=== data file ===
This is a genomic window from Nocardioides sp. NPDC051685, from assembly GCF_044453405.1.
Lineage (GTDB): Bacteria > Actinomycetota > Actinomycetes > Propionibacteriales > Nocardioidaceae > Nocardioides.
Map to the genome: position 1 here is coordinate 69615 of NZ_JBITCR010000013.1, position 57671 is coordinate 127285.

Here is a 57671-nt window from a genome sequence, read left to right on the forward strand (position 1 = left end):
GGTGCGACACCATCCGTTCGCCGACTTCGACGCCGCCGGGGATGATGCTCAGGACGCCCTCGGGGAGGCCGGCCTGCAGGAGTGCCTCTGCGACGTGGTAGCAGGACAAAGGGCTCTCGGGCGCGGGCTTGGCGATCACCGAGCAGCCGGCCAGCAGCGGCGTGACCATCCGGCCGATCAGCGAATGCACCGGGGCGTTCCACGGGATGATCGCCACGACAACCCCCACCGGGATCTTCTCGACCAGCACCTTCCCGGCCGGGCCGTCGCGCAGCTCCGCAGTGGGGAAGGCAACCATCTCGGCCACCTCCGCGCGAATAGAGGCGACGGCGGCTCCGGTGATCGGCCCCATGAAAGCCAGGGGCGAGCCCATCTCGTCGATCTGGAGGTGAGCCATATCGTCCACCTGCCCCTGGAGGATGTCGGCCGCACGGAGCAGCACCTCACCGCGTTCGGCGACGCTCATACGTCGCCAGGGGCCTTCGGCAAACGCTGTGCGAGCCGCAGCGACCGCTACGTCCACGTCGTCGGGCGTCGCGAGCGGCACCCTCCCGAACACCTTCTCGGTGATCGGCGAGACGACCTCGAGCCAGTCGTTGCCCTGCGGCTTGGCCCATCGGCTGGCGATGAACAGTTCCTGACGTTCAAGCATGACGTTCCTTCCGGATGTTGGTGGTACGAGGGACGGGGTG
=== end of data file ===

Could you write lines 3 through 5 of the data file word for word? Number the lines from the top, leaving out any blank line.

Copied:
Map to the genome: position 1 here is coordinate 69615 of NZ_JBITCR010000013.1, position 57671 is coordinate 127285.

Here is a 57671-nt window from a genome sequence, read left to right on the forward strand (position 1 = left end):
GGTGCGACACCATCCGTTCGCCGACTTCGACGCCGCCGGGGATGATGCTCAGGACGCCCTCGGGGAGGCCGGCCTGCAGGAGTGCCTCTGCGACGTGGTAGCAGGACAAAGGGCTCTCGGGCGCGGGCTTGGCGATCACCGAGCAGCCGGCCAGCAGCGGCGTGACCATCCGGCCGATCAGCGAATGCACCGGGGCGTTCCACGGGATGATCGCCACGACAACCCCCACCGGGATCTTCTCGACCAGCACCTTCCCGGCCGGGCCGTCGCGCAGCTCCGCAGTGGGGAAGGCAACCATCTCGGCCACCTCCGCGCGAATAGAGGCGACGGCGGCTCCGGTGATCGGCCCCATGAAAGCCAGGGGCGAGCCCATCTCGTCGATCTGGAGGTGAGCCATATCGTCCACCTGCCCCTGGAGGATGTCGGCCGCACGGAGCAGCACCTCACCGCGTTCGGCGACGCTCATACGTCGCCAGGGGCCTTCGGCAAACGCTGTGCGAGCCGCAGCGACCGCTACGTCCACGTCGTCGGGCGTCGCGAGCGGCACCCTCCCGAACACCTTCTCGGTGATCGGCGAGACGACCTCGAGCCAGTCGTTGCCCTGCGGCTTGGCCCATCGGCTGGCGATGAACAGTTCCTGACGTTCAAGCATGACGTTCCTTCCGGATGTTGGTGGTACGAGGGACGGGGTG